This post is number one of twelve for the Secular Student Alliance Blogathon. I’m responding to comments in the “Go Ahead, Tell Me What’s Wrong with Homosexuality” thread all day. You can read an explanation of the Blogathon and a pitch for donations (even if you’re religious).
An objection I’ve heard often relates to health. Critics will point to health disparities between gay and straight people (higher depression, suicides, std’s among gay people), and say this is reason to avoid gay relationships.
I think I’ve seen people point to higher rates of other undesired actions, like drug use, promiscuity, and break-up rates among gay people.
First of all, I love empirical predictions, so many thanks to Nolan.
It’s definitely true that gay people are at higher risk for depression and suicide, but the data don’t tell us why. Is it because they’re living out of accord with their nature and God’s plan, and the incongruity rankles or is it that gay people are treated uncharitably and intolerantly, and the cruelty, directed at a core part of their identity is intensely destabilizing?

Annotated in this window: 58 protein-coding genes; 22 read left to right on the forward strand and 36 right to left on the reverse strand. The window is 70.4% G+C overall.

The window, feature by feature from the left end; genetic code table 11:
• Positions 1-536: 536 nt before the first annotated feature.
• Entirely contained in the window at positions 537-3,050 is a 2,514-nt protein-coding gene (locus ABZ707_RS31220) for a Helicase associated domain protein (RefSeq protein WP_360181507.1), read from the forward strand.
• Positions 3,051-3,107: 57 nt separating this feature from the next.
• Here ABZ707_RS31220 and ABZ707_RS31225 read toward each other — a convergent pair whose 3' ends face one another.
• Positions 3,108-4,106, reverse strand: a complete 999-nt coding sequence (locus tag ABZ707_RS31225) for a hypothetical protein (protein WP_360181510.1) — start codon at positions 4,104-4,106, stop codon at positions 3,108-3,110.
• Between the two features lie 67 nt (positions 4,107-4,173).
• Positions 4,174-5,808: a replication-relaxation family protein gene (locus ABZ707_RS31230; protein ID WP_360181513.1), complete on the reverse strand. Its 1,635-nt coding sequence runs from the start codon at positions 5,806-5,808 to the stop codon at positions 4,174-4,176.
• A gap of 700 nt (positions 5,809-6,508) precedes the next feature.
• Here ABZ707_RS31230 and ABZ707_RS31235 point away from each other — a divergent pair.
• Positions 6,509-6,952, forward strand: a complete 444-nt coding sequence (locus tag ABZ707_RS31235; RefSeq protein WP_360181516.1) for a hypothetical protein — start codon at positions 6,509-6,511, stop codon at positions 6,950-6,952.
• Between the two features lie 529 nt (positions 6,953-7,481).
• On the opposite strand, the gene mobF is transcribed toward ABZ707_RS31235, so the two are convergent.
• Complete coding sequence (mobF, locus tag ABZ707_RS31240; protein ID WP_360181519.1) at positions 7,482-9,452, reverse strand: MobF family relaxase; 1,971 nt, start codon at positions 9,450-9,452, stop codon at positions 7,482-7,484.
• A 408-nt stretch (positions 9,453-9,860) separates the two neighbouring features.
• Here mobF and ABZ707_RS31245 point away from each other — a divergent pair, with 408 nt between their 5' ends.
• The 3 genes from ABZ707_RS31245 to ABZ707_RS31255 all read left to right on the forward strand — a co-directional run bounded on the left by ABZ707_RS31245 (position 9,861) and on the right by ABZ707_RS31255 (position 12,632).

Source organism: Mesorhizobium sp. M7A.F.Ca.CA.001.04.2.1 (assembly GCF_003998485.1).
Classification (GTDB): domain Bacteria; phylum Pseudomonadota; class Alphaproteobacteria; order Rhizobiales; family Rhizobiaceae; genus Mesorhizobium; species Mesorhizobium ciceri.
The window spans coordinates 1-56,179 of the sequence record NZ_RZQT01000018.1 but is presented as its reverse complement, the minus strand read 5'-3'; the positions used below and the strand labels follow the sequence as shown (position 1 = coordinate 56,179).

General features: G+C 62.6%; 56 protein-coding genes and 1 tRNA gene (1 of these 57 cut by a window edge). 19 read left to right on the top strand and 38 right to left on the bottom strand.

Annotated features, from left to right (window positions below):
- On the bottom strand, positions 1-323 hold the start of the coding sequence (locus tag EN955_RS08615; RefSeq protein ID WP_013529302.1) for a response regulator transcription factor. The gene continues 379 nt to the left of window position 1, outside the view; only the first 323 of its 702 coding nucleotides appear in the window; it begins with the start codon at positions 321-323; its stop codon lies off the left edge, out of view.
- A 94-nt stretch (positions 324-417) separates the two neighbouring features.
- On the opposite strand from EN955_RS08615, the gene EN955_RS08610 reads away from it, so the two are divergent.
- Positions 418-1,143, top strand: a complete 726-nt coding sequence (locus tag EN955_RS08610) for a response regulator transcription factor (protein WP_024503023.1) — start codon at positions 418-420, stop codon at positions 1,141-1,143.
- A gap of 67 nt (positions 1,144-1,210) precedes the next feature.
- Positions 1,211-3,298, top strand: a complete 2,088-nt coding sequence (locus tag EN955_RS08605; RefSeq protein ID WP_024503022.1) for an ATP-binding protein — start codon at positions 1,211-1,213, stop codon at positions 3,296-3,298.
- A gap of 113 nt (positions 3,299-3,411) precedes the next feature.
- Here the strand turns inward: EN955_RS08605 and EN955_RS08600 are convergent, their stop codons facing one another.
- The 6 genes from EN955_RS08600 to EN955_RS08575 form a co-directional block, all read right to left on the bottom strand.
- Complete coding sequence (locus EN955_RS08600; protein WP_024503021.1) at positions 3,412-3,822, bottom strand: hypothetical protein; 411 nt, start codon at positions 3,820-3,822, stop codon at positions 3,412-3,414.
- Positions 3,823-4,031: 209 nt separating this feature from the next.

The data fit either explanation, so these findings don’t improve the case against an active, homosexual life.
The kind of data we should probably be looking for instead is longitudinal data from multiple countries and track gay depression/suicide rates against expansions of gay rights and decreasing feelings of repulsion by homosexuals. This data won’t prove causation, but it may be suggestive.
Of course, in all probability, the longitudinal data doesn’t exist or is really misleading. You can’t track gay suicides or gay depression if, in the past, the only queer people out were the ones who got caught.
Better methodological approaches welcome in the comments. This is actually a pretty tricky problem.